Given that this a ‘Hellenic/Greek’ Festival, we are not merely interested in supporting contemporary Greek theatre, dance and music, but also connecting the ancient and contemporary traditions of our country, realizing this is a prerequisite for renewing and redefining our aesthetic identity as a nation. With that in mind, it is of paramount importance to us to adopt an approach connecting contemporary theatre research with ancient drama (and this year ancient mythology, as well). This approach has essentially transformed the Little Theatre of Ancient Epidaurus into a hotbed of younger Greek artists with alternative takes on ancient drama. Let me add as a reminder that the 2019 programme of the Ancient Theatre of Epidaurus and the Little Theatre of Epidaurus, as well as the Epidaurus Lyceum, were announced in October and can also be found in today’s press kit.
Equally important to us was our tribute last year to the major postwar dramatist Loula Anagnostaki, which included Rooms of Memory, an experiential installation - simulation of the artist’s world, curated by Dimitra Kondylaki, co-curator for contemporary Greek theatre and editor of all official
Therefore, supporting contemporary Greek theatre has been extremely important to us, as we had stressed from the first, though from a qualitative rather than a quantitative point of view. By that I mean, as one can tell by having a look at the 2019 Greek theatre programme, that we are interested in the content of the plays rather than their nationality.
My fourth point: Our original mission statement included bolstering the Festival’s openness, adopting a more extroverted stance, and achieving coproductions with international institutions. Incidentally, all Greek productions, including those held at Peiraios 260, now come with English surtitles for our international visitors (in the past, only Epidaurus performances used to have English surtitles), and there are Greek surtitles in all Greek productions for the hearing impaired and for the comfort of all theatre-goers in general. To cut a long story short, not only did we support Greek theatre, but we also boosted the Festival’s international character, taking a risk and going ahead and participating in international co-productions with major artists, such as Romeo Castellucci and Krzysztof Warlikowski in theatre, and Marlene Monteiro Freitas, Hofesh Shechter and Euripides Laskaridis in dance. Thanks to the participation in international co-productions, the Festival has emerged as a major European force of cultural production.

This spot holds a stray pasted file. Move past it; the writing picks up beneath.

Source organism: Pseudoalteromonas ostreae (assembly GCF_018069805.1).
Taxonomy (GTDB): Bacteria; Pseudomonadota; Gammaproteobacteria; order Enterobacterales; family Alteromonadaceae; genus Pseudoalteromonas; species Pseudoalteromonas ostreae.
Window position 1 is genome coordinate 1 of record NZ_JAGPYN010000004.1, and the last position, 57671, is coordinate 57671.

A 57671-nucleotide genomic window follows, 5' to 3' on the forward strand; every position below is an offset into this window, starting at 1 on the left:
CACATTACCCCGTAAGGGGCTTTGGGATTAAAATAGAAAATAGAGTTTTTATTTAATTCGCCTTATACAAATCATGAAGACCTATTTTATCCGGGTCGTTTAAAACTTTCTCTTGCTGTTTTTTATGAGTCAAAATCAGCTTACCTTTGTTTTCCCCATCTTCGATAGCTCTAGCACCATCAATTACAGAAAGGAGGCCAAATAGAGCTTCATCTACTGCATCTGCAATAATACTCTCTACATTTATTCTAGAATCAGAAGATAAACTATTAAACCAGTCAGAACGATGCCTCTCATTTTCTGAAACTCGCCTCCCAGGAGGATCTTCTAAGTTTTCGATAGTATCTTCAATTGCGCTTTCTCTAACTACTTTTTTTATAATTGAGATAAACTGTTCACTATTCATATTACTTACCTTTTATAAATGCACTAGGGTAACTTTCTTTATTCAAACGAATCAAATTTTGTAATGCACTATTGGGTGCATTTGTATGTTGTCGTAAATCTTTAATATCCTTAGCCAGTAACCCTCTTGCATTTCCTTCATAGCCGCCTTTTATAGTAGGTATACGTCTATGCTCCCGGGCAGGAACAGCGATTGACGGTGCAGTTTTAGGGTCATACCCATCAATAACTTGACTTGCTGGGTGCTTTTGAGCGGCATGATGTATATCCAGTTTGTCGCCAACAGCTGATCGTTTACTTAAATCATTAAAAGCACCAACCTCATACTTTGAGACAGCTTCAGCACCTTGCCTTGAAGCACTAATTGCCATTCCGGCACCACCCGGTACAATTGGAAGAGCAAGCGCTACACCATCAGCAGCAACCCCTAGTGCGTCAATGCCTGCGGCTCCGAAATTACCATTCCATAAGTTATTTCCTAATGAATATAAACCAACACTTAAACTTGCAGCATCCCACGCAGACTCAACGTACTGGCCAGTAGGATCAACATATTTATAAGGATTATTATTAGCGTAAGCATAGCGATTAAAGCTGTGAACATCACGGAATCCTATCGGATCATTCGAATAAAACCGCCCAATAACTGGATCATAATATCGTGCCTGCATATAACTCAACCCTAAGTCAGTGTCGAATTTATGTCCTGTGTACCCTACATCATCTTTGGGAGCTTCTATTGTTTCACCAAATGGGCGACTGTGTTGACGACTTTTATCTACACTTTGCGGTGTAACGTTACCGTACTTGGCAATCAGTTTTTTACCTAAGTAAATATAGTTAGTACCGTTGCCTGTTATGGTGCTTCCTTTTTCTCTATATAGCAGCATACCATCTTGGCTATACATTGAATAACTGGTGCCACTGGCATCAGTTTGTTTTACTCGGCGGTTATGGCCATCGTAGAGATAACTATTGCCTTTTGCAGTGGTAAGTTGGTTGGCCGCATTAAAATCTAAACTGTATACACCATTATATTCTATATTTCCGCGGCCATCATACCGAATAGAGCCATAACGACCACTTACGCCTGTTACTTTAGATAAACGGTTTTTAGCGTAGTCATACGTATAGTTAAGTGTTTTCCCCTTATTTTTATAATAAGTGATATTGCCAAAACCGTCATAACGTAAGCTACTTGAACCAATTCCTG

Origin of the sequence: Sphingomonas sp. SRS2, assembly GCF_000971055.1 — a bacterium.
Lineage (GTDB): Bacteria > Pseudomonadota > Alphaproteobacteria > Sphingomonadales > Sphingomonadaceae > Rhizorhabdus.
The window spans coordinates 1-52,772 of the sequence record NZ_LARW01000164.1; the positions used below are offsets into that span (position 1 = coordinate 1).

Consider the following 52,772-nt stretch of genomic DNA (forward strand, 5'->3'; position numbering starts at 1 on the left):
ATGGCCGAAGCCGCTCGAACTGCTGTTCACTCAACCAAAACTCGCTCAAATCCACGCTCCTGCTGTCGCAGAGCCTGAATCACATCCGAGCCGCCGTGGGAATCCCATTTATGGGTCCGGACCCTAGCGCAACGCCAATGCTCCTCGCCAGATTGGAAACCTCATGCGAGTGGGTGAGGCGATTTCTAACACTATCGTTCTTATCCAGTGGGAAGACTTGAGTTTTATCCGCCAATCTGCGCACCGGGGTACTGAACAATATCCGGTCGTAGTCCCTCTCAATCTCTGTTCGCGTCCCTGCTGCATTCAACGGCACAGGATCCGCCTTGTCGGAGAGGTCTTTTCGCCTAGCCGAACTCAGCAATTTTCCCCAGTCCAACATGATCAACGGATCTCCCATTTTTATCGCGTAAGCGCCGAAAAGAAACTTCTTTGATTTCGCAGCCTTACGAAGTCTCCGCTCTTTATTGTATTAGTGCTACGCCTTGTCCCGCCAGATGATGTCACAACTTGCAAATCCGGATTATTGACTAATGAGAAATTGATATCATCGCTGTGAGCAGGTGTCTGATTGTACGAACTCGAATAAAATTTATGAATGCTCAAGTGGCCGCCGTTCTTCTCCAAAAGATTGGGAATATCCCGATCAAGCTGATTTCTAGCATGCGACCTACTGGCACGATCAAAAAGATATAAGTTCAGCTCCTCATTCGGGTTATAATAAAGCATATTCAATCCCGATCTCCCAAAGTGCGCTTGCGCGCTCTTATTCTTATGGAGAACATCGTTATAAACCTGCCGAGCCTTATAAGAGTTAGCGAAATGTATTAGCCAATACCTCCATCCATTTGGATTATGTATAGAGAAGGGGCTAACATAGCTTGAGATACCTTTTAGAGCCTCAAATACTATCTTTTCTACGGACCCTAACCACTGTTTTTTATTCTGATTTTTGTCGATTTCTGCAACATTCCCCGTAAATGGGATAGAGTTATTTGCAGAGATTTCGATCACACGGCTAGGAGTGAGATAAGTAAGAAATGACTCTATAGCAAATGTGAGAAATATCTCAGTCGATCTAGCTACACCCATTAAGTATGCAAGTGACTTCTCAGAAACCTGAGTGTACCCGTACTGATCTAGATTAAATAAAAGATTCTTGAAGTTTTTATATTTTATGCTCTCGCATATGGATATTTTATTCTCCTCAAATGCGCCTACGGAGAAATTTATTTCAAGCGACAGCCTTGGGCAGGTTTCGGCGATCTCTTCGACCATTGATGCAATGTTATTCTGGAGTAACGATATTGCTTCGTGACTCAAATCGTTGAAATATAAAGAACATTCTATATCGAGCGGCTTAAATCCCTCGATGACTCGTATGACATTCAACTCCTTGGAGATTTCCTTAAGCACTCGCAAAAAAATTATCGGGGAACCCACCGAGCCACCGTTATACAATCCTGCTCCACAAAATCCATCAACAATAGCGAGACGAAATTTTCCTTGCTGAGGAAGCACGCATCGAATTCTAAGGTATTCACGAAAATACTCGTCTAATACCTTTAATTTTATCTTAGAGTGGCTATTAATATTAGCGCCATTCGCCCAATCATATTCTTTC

Furthermore, our collaborations with networks such as the [DNA] and institutions such as the newly launched international artist and curator residency programme Onassis AiR of the Onassis Foundation, actively support Greek artists through structures and collaborations which go much further than the simple presentation of a finished work, accentuating the very process of art making, and encouraging collaborations and exchanges at an international level.
This international orientation applies to Epidaurus, as well. As previously announced, this year we have invited Comedie-Francaise to make its